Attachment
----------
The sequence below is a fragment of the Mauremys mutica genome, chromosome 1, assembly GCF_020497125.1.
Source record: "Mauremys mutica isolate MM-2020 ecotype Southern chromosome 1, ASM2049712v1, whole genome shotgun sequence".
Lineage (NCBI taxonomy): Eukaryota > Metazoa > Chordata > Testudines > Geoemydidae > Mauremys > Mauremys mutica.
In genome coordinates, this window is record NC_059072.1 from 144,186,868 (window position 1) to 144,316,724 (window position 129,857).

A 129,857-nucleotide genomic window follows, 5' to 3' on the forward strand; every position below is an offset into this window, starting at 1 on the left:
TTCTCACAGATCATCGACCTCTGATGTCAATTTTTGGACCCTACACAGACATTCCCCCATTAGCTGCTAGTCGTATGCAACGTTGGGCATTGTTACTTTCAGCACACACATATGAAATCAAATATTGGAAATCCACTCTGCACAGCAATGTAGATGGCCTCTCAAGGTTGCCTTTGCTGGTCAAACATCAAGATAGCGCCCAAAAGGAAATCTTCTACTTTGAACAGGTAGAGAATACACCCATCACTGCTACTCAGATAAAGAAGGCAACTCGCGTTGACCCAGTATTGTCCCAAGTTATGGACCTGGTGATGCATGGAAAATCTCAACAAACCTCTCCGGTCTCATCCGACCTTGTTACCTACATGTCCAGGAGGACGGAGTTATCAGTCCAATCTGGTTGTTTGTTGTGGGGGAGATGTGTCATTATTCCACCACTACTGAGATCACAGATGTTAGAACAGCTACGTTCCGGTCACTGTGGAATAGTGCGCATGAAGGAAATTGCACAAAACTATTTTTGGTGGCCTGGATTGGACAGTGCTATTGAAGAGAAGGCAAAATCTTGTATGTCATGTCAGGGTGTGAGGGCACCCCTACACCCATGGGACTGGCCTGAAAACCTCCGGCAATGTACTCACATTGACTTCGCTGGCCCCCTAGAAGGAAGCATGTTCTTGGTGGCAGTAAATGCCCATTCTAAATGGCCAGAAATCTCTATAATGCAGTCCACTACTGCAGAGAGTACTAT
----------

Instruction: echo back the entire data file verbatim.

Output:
The sequence below is a fragment of the Mauremys mutica genome, chromosome 1, assembly GCF_020497125.1.
Source record: "Mauremys mutica isolate MM-2020 ecotype Southern chromosome 1, ASM2049712v1, whole genome shotgun sequence".
Lineage (NCBI taxonomy): Eukaryota > Metazoa > Chordata > Testudines > Geoemydidae > Mauremys > Mauremys mutica.
In genome coordinates, this window is record NC_059072.1 from 144,186,868 (window position 1) to 144,316,724 (window position 129,857).

A 129,857-nucleotide genomic window follows, 5' to 3' on the forward strand; every position below is an offset into this window, starting at 1 on the left:
TTCTCACAGATCATCGACCTCTGATGTCAATTTTTGGACCCTACACAGACATTCCCCCATTAGCTGCTAGTCGTATGCAACGTTGGGCATTGTTACTTTCAGCACACACATATGAAATCAAATATTGGAAATCCACTCTGCACAGCAATGTAGATGGCCTCTCAAGGTTGCCTTTGCTGGTCAAACATCAAGATAGCGCCCAAAAGGAAATCTTCTACTTTGAACAGGTAGAGAATACACCCATCACTGCTACTCAGATAAAGAAGGCAACTCGCGTTGACCCAGTATTGTCCCAAGTTATGGACCTGGTGATGCATGGAAAATCTCAACAAACCTCTCCGGTCTCATCCGACCTTGTTACCTACATGTCCAGGAGGACGGAGTTATCAGTCCAATCTGGTTGTTTGTTGTGGGGGAGATGTGTCATTATTCCACCACTACTGAGATCACAGATGTTAGAACAGCTACGTTCCGGTCACTGTGGAATAGTGCGCATGAAGGAAATTGCACAAAACTATTTTTGGTGGCCTGGATTGGACAGTGCTATTGAAGAGAAGGCAAAATCTTGTATGTCATGTCAGGGTGTGAGGGCACCCCTACACCCATGGGACTGGCCTGAAAACCTCCGGCAATGTACTCACATTGACTTCGCTGGCCCCCTAGAAGGAAGCATGTTCTTGGTGGCAGTAAATGCCCATTCTAAATGGCCAGAAATCTCTATAATGCAGTCCACTACTGCAGAGAGTACTAT